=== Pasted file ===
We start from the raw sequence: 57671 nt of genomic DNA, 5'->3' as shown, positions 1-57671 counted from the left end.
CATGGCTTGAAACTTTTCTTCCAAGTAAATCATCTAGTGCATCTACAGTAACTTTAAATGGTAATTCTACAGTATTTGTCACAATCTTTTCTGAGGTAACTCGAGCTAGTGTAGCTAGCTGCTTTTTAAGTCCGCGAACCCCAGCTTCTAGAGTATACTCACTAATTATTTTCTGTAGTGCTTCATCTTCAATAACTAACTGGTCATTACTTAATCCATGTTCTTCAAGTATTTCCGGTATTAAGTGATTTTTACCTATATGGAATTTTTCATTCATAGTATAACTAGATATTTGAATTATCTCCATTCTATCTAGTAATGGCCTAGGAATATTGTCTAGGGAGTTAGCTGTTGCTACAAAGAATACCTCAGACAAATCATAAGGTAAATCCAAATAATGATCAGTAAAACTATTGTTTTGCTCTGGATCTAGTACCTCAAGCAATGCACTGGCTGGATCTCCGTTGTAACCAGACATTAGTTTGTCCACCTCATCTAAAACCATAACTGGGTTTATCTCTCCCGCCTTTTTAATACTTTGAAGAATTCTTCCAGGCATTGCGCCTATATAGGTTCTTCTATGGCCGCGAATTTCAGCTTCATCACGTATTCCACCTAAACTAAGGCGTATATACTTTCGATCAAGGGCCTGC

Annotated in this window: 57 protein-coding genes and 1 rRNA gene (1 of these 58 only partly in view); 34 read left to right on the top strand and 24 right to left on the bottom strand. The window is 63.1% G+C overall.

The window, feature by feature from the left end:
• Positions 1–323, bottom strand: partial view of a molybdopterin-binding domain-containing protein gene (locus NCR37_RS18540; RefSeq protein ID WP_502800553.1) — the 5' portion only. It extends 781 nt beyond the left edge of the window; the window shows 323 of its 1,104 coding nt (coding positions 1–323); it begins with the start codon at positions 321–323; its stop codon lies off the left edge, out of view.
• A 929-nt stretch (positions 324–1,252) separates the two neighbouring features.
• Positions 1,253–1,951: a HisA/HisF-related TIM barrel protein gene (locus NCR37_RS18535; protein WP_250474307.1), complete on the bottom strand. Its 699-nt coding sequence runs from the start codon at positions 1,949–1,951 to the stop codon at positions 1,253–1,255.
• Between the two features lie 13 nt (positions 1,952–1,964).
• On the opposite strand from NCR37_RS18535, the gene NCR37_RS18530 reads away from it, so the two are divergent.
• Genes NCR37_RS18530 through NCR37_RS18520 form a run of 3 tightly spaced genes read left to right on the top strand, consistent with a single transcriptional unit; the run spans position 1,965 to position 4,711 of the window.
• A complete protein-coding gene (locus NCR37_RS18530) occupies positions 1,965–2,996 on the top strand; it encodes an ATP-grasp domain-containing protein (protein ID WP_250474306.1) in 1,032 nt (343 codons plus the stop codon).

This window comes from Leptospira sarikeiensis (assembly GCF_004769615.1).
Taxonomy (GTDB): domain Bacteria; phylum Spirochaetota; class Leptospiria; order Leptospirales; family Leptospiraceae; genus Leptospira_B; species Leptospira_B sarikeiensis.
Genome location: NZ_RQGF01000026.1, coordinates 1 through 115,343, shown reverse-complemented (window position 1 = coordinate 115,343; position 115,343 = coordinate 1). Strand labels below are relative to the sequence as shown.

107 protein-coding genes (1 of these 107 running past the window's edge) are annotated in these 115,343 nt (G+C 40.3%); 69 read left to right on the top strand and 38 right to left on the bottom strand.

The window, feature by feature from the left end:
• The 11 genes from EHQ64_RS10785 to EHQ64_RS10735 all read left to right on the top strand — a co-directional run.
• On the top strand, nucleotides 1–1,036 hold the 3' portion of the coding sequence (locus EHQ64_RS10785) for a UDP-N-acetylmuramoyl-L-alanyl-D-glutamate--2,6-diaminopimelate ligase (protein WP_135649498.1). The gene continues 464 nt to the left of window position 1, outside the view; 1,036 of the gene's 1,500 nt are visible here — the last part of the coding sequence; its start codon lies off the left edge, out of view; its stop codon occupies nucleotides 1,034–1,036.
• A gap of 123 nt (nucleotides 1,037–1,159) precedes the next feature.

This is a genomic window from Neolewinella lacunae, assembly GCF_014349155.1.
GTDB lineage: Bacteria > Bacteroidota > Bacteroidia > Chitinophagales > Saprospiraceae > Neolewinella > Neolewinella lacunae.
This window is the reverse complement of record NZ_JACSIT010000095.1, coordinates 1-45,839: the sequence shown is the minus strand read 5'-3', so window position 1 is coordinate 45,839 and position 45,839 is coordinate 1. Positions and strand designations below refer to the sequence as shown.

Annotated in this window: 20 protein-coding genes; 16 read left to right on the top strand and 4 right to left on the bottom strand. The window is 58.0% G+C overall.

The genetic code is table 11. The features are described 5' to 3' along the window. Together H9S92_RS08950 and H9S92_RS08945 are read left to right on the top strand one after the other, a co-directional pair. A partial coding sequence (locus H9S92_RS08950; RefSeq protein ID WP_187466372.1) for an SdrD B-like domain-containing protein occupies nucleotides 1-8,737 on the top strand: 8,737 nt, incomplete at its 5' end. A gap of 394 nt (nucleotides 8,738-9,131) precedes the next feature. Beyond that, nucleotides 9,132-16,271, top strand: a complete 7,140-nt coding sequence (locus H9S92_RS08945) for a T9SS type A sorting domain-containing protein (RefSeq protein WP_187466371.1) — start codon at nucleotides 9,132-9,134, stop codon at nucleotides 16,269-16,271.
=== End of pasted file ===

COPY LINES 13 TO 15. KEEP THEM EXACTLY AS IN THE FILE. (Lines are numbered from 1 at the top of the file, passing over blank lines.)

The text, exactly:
Taxonomy (GTDB): domain Bacteria; phylum Spirochaetota; class Leptospiria; order Leptospirales; family Leptospiraceae; genus Leptospira_B; species Leptospira_B sarikeiensis.
Genome location: NZ_RQGF01000026.1, coordinates 1 through 115,343, shown reverse-complemented (window position 1 = coordinate 115,343; position 115,343 = coordinate 1). Strand labels below are relative to the sequence as shown.

107 protein-coding genes (1 of these 107 running past the window's edge) are annotated in these 115,343 nt (G+C 40.3%); 69 read left to right on the top strand and 38 right to left on the bottom strand.